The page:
Wells Fargo Securities LLC says casino operator sentiment regarding Macau is now “modestly more positive” than in the recent past. The brokerage said however, it is still “too early to call stabilisation” regarding the sector’s gaming revenue performance.
The Wells Fargo comments, included in a note issued on Wednesday, followed meetings with “a host of operators and a wide range of industry contacts,” analysts Cameron McKnight, Robert J. Shore and Daniel Adam wrote.
“In our view, management’s tone… was ‘less bad’ towards near-term trends in Macau,” the analysts stated.
They added: “Operators noted that mass [market gambling was] maybe beginning to stabilise. We think it’s too early to call stabilisation.”
Last month, while presenting the full year 2015 results of casino operator Galaxy Entertainment Group Ltd, company founder and chairman, Lui Che Woo, said it was “too early to call a bottom to the market especially given the current volatile macro economic environment.” But he added that the “sequential growth in Macau’s gaming revenue in the final quarter of 2015, coupled with healthy visitor numbers over the important 2016 Chinese New Year period, potentially signal market stabilisation.”
MGM China Holdings Ltd chief executive Grant Bowie has said the firm was also “seeing some stabilisation in the market led by the mass segment”. His comments came last month.
Ambrose So Shu Fai, chief executive of casino operator SJM Holdings Ltd, recently said there were signs of some “stabilisation” in the market during the early part of this calendar year.
The chairman of Sands China Ltd, Sheldon Adelson, was among the first casino bosses mentioning market stabilisation in Macau. “We do see stabilisation in gaming revenue trends [in Macau],” said Mr Adelson during a conference call with investment analysts in January.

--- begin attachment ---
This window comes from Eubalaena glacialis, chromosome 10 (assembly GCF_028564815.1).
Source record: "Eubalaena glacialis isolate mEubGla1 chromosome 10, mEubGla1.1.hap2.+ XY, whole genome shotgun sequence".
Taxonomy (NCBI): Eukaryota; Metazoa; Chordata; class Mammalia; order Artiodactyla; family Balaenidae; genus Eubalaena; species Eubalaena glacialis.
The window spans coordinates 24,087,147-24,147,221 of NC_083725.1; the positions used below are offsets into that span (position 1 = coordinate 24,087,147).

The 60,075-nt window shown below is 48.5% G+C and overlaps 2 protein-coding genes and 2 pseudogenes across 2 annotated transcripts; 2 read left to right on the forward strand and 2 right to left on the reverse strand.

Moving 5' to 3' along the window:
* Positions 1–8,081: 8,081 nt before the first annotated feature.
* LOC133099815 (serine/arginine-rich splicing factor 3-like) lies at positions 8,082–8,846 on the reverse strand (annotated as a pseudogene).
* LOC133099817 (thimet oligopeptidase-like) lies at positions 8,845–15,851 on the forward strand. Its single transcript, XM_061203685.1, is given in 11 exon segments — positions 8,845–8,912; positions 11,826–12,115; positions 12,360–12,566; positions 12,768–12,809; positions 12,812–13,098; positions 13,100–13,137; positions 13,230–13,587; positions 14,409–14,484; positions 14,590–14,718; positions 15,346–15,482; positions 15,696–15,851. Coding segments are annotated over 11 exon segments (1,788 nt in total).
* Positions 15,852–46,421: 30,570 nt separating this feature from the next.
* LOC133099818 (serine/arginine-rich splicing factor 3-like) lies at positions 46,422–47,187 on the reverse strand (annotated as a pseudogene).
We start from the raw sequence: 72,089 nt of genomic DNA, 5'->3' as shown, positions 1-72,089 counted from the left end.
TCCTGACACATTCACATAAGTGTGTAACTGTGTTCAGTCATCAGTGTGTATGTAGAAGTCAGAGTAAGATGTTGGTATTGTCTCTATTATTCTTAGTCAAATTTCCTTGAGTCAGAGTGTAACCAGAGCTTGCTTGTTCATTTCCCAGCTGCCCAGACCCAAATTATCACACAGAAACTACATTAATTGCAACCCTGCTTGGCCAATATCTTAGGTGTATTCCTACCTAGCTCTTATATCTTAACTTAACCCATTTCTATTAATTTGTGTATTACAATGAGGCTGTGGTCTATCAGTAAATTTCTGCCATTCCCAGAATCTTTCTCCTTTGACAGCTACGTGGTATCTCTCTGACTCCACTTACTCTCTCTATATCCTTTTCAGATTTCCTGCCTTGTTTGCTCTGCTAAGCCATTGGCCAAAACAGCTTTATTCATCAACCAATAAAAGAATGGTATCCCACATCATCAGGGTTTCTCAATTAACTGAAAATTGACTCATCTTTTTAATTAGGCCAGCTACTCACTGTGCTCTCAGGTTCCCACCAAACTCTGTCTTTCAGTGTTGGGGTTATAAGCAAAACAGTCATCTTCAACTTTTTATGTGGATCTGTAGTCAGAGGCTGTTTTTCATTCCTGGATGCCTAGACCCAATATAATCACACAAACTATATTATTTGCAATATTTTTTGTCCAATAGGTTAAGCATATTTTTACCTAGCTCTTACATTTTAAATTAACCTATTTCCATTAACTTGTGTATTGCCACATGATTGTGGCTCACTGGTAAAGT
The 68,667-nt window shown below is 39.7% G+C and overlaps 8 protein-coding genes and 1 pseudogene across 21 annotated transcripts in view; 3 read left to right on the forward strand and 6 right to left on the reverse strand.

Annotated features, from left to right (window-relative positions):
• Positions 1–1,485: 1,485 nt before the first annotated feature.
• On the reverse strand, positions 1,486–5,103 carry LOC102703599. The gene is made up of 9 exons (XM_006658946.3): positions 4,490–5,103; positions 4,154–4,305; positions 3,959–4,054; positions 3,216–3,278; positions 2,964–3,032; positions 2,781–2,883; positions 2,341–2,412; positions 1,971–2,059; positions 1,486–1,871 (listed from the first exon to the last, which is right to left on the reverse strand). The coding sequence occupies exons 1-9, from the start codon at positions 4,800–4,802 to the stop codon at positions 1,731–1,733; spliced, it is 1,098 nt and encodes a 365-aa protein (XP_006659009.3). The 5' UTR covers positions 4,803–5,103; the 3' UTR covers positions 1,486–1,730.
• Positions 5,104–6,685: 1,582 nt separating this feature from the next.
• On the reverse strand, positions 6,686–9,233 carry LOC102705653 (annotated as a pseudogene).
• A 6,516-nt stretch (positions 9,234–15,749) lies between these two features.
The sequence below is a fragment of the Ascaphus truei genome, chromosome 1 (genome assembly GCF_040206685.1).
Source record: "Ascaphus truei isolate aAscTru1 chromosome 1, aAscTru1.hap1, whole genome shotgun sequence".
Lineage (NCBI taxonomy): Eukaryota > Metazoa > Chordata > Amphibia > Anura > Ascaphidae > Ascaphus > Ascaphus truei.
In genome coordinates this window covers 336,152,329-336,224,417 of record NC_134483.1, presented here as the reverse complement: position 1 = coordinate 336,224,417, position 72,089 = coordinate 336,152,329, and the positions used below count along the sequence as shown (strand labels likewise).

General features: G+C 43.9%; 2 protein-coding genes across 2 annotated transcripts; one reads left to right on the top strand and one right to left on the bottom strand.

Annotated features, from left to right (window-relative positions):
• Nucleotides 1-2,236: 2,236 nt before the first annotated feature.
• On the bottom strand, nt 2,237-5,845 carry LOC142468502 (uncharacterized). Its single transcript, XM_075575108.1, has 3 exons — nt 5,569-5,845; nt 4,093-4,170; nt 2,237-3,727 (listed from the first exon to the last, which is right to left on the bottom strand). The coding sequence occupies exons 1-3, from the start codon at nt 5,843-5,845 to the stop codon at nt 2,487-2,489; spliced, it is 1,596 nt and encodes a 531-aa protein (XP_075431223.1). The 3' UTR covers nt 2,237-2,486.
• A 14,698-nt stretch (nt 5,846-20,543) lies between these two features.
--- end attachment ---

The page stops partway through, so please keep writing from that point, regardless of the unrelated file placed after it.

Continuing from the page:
The Wells Fargo team stated in its Wednesday note that March would be a good gauge of real demand trends in Macau, as it did not include any special holiday period. January included the calendar New Year, while February included the Lunar or “Chinese” New Year.
Casino gross gaming revenue (GGR) in Macau was at near standstill year-on-year in February, down by just 0.1 percent from the same month a year earlier.
Accumulated casino GGR for the first two months of the calendar year stands at nearly MOP38.20 billion (US$4.8 billion), a decline of 11.8 percent judged year-on-year.
Some investment analysts expect the decline to worsen again in March. Analysts Vitaly Umansky and Simon Zhang of Sanford C. Bernstein Ltd said GGR for the first week of March was “disappointing”, based on his brokerage’s analysis of unofficial industry returns.
Macau’s accumulated gross gaming revenue for the full year of 2015 fell 34.3 percent compared to 2014, according to data released by the city’s regulator, the Gaming Inspection and Coordination Bureau.
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"The [Macau] government has a lead in this subject in regards to what should be done after the [gaming] concessions expire. We will be first listening to what the government will say”
Ambrose So Shu Fai
Vice-chairman and chief executive at Macau casino operator SJM Holdings